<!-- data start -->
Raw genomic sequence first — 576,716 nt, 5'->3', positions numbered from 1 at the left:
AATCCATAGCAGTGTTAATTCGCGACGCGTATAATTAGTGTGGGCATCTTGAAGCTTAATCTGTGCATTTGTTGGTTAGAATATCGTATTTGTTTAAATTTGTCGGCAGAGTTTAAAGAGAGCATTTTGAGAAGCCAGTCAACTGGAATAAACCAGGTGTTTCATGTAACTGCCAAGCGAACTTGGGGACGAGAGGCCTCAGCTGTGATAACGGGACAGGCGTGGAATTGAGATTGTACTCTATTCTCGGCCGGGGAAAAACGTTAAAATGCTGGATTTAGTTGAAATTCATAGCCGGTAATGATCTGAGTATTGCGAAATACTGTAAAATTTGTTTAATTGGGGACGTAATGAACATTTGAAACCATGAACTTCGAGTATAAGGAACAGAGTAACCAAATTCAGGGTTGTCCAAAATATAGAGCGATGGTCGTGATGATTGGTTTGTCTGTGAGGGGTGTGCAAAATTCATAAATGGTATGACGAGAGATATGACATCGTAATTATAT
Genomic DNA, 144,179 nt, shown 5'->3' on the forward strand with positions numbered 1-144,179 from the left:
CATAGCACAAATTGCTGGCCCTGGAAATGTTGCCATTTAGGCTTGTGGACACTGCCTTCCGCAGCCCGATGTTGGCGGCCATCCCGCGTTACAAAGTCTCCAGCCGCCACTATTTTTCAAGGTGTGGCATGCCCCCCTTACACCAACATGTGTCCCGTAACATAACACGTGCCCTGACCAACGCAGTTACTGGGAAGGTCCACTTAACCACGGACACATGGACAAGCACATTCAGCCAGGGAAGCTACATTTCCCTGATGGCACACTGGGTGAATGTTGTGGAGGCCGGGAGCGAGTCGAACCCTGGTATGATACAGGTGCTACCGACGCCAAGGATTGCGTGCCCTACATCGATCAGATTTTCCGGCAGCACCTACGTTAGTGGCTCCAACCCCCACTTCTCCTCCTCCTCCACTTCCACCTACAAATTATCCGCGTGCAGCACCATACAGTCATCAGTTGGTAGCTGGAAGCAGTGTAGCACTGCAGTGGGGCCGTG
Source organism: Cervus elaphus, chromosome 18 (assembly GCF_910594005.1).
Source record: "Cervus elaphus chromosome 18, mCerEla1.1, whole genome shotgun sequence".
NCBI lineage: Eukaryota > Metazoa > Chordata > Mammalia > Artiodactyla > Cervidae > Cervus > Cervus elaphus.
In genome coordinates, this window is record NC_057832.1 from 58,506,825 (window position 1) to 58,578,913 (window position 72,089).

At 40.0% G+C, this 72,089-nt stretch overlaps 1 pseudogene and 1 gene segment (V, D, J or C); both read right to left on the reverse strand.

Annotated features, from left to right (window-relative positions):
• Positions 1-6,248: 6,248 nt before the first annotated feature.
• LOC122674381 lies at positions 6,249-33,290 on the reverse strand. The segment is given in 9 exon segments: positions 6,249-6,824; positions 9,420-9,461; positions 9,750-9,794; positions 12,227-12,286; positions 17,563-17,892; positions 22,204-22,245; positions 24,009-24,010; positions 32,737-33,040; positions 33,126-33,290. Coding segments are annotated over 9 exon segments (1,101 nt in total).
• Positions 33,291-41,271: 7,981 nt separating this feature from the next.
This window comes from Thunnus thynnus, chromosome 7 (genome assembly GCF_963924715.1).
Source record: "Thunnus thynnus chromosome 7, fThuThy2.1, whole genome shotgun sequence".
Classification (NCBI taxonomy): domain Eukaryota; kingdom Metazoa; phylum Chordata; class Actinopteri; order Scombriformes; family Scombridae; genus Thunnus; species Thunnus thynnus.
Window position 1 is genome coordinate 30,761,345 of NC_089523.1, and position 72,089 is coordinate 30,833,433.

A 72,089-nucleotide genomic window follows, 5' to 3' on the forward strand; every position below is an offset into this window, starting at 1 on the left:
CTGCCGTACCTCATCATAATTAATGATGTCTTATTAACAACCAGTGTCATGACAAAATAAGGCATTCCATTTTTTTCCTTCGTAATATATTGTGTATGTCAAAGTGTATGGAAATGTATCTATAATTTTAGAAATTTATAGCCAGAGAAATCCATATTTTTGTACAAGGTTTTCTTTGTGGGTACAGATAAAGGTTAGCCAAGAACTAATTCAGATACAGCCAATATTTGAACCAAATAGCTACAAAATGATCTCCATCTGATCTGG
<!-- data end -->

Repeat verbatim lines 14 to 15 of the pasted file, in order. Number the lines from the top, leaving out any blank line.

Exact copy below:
This window comes from Thunnus thynnus, chromosome 7 (genome assembly GCF_963924715.1).
Source record: "Thunnus thynnus chromosome 7, fThuThy2.1, whole genome shotgun sequence".